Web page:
Henderson HE et. al. (1998) Ile225Thr loop mutation in the lipoprotein lipase (LPL) gene is a de novo event.

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85.

Wittrup HH et. al. (1999) Mutations in the lipoprotein lipase gene associated with ischemic heart disease in men. The Copenhagen city heart study.

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86.

Boer JM et. al. (1999) Physical activity modulates the effect of a lipoprotein lipase mutation (D9N) on plasma lipids and lipoproteins.

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87.

Bertolini S et. al. (2000) Pseudodominance of lipoprotein lipase (LPL) deficiency due to a nonsense mutation (Tyr302>Term) in exon 6 of LPL gene in an Italian family from Sardinia (LPL(Olbia)).

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88.

Hoffmann MM et. al. (2000) Type I hyperlipoproteinemia due to a novel loss of function mutation of lipoprotein lipase, Cys(239)-->Trp, associated with recurrent severe pancreatitis.

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89.

Samuels ME et. al. (2001) Identification of a common variant in the lipoprotein lipase gene in a large Utah kindred ascertained for coronary heart disease: the -93G/D9N variant predisposes to low HDL-C/high triglycerides.

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90.

Gilbert B et. al. () Lipoprotein lipase (LPL) deficiency: a new patient homozygote for the preponderant mutation Gly188Glu in the human LPL gene and review of reported mutations: 75 % are clustered in exons 5 and 6.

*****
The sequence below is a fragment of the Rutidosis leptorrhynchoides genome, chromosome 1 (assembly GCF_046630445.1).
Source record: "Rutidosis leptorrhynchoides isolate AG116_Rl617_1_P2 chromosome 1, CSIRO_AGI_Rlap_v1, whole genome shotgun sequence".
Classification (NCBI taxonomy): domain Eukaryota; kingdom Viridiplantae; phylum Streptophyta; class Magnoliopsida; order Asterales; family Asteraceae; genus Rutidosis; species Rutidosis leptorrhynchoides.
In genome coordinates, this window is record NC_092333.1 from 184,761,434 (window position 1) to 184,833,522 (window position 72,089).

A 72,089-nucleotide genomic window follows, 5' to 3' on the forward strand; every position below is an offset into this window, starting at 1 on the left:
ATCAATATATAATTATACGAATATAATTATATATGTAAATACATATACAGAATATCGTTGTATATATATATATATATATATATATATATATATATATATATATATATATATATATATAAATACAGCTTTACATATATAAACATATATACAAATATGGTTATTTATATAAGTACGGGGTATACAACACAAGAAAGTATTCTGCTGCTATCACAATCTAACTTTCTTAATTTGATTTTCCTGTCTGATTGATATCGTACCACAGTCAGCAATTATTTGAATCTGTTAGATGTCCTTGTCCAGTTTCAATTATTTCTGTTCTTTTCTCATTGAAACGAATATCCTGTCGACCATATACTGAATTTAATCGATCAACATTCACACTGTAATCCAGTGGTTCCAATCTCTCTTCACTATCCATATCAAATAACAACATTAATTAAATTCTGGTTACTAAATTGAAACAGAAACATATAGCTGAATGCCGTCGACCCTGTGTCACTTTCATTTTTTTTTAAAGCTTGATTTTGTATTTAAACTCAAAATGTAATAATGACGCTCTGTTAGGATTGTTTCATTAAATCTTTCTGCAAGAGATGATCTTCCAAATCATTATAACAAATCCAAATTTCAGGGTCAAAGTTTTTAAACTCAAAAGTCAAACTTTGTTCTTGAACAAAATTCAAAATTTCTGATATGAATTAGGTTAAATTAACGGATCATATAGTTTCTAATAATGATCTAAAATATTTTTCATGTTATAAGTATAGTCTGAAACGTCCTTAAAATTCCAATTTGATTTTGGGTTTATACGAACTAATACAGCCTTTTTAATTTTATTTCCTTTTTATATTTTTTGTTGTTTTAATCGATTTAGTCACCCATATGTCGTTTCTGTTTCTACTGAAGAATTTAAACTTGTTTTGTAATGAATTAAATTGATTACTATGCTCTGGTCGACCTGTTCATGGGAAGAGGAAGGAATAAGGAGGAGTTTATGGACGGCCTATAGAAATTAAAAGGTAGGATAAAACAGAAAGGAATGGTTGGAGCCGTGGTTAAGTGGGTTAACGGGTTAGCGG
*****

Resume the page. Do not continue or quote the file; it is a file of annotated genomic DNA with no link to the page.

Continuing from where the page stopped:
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91.

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92.

Yagyu H et. al. (2003) Lipoprotein lipase (LpL) on the surface of cardiomyocytes increases lipid uptake and produces a cardiomyopathy.

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93.

Ling C et. al. (2003) Identification of functional prolactin (PRL) receptor gene expression: PRL inhibits lipoprotein lipase activity in human white adipose tissue.

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94.

Yang W et. al. (2004) Lipoprotein lipase gene is in linkage with blood pressure phenotypes in Chinese pedigrees.

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95.

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96.

Pruneta-Deloche V et. al. (2005) Combination of circulating antilipoprotein lipase (Anti-LPL) antibody and heterozygous S172 fsX179 mutation of LPL gene leading to chronic hyperchylomicronemia.

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97.

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98.

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99.

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100.

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101.

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102.

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103.

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104.